Wow, lots of dismissive comments here. Amazing how many plant genetic experts, nutritionists, physical fitness experts, psychologists and other assorted folks have commented on something that most have A) Never tried, looked into, or talked with someone who has or B)Read the book in question, and would thus realize how ignorant most of their claims, dismissals and rhetoric are.

Some simple advice. Read it, then make a intelligent, informed opinion. Otherwise you just prove that line often attributed to Socrates (though the source is disputed) "Better to be thought a fool, than to open your mouth and remove all doubt."

8:57 AM, September 17, 2011  
Blogger ZorroPrimo said...

@JC: Go back to your trailer park.

9:59 AM, September 17, 2011  
Blogger JC Florida said...

Wow. Well @ZorroPrimo, nice comeback. Typical response for someone that cannot argue the points. You insult. By the way, you may be interested in that technique is called either an Ad Hominem attack. May your pathetic life as an internet troll be painful and short.

And just for the record, I do not live in a trailer park. What would lead you to think I do? Or are you projecting your own insecurities on others? Either may, your point is moot.

12:36 PM, September 17, 2011  
Blogger ZorroPrimo said...

@JC: The attendant at Checkout #8 at K-Mart is missing, and the manager is looking for you.

1:52 PM, September 17, 2011  
Blogger JC Florida said...

@Julie G. I think you will be pleasantly surprised. Try looking into Paleo/Primal eating. I know it may seem counter intuitive, but it works for lots of people. You will find out on sites from Robb Wolf and Mark Sisson that there is a very good reason that, despite your hard work, you have negative results. I was doing much the same as you, stumbled onto Paleo/Primal, and have dropped 66 pounds. On top of that , I have gotten rid of several long time health issues (IBS being just one of them) have improved my stamina, muscle tone and overall energy, and it did not take eating any odd foods, being a gym rat, none of that. Eat foods you enjoy, do some high intensity, short duration exercise (no chronic cardio here) and you will notice results. You are on the right track with losing the wheat, now keep going!

3:36 PM, September 17, 2011  
Blogger The Captain said...

This comment has been removed by the author.

4:05 PM, September 17, 2011  
Blogger JC Florida said...

The wheat of today has passed far beyond anything Mendel could have dreamed about. This is not crossbreeding to obtain a desired result, this is direct gene splicing. The splicing was done for yield. With no concern about the possible changes resulting in the product being consumed.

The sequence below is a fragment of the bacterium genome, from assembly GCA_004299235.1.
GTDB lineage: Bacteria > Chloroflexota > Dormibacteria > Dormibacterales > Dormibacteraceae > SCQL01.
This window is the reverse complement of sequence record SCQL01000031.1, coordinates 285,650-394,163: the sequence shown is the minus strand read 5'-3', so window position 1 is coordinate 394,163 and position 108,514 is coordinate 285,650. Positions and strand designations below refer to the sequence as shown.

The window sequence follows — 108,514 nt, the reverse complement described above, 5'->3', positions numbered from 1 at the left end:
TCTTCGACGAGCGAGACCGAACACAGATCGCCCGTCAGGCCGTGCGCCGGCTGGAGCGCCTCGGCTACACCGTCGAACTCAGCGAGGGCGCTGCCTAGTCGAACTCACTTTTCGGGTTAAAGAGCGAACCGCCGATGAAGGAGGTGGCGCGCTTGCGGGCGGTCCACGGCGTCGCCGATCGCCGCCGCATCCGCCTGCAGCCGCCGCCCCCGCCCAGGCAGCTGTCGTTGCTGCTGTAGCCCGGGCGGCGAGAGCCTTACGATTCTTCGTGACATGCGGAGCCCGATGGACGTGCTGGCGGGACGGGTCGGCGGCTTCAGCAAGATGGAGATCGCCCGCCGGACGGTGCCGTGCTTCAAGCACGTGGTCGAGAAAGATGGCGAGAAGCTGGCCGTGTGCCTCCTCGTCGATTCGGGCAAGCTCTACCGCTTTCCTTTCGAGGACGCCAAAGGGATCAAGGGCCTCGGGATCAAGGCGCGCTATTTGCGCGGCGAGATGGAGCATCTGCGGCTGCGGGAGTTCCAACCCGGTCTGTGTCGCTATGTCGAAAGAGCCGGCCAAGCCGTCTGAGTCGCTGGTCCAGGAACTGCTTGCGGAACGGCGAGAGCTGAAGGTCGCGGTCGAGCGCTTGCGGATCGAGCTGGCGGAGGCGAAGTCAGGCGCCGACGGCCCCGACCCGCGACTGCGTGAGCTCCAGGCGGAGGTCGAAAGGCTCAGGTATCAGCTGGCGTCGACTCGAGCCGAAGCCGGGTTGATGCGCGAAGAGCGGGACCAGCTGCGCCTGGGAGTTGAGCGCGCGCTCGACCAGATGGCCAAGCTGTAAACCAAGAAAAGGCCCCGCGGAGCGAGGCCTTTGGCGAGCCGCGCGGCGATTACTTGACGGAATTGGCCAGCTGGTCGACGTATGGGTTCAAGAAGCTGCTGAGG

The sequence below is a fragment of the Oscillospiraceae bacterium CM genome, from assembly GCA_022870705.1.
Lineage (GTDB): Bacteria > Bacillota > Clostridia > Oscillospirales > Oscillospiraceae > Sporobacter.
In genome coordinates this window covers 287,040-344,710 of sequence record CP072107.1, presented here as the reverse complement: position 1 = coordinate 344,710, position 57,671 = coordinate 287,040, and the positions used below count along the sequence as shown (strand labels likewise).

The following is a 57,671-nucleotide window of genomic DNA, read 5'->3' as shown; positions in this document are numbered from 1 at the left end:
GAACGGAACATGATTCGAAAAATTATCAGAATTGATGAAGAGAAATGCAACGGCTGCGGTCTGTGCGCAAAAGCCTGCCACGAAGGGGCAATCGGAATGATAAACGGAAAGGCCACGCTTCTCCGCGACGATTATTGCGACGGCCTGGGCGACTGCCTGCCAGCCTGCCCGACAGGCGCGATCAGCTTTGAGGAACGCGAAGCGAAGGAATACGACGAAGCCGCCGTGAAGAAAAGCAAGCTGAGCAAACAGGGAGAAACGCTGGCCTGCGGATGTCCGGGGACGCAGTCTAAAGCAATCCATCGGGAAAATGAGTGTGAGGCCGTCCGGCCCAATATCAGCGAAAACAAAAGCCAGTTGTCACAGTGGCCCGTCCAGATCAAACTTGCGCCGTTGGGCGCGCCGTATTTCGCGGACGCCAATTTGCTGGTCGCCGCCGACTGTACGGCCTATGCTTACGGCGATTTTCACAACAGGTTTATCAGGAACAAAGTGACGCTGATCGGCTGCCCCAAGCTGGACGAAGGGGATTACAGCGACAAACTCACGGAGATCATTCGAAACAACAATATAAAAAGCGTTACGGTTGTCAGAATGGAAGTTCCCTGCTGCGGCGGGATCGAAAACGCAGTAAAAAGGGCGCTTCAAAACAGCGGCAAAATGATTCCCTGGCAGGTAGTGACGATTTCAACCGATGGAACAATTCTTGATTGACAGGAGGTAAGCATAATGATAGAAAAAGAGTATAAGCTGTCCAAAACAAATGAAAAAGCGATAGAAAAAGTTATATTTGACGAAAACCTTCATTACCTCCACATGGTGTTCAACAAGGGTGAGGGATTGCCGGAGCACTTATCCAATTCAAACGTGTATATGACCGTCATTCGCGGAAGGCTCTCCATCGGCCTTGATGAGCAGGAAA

While I am sure you have given yourself a pat on the back with your New Age comment, I would suggest, as I did before, you actually read the book and research the issue. As for "hucksterism" which approaches that title, recommending someone try a modified diet for 30 days and observe the effects, (the method the doctor recommends, which could actually decrease his money, as patients need his services less) or pump drug after drug into your body, hoping to affect condition A, without exacerbating conditions B, C and D.

If you do not think it will work for you, fine. But try and come up with an argument that does not insult the person or product. Show proof there is no harm in the wheat of today. That several health issues getting worse and worse in the US are not linked to this product. If you want logic, start with using it yourself. Show how the thesis is wrong with logical points, not rhetoric.

Anyway, feel free to argue amongst yourselves. For those interested in learning about this, the doctor has a website, and Facebook has whole communities that can help educate you. I am heading out for a run, and some weight work. Some of us are not afraid of work, or sweat.

As for the problem with the fire department recruiting? Considering the appearance of many of the local department members, I cannot imagine why they have problems. Perhaps the image they portray is part of the problem. Why would any young person want to join a group that looks like they just do not care about themselves? Or the complaints are just more of the same. An older generation about a younger one. Nothing new there. I have news for you "Captain" the same was probably said about your generation. Too lazy to do the job.

4:50 PM, September 17, 2011  
Blogger ZorroPrimo said...

@JC: I hope you don't mind, but that kid who played the banjo in Deliverance needs a bone marrow transplant, so I gave them your name and number because I know how you people like to "keep it in the family."

4:57 PM, September 17, 2011  
Blogger ALP said...

No, I have no intention of giving up wheat. Books like this appeal to what I call "the worried well".

Its all about proportion. Eat wheat in proper proportion to fat and protein. Too many convenience foods are wheat-based and that is the problem. I am skeptical it has anything to do with wheat itself.

Disclosure: my parents went vegetarian/organic in the mid-70's. My dad gave up wheat and eventually became a vegan. So I've tried giving up wheat in the past due to parental influence. Didn't feel any better. I've seen so many of these food panics come and go - what will the next one be, I wonder?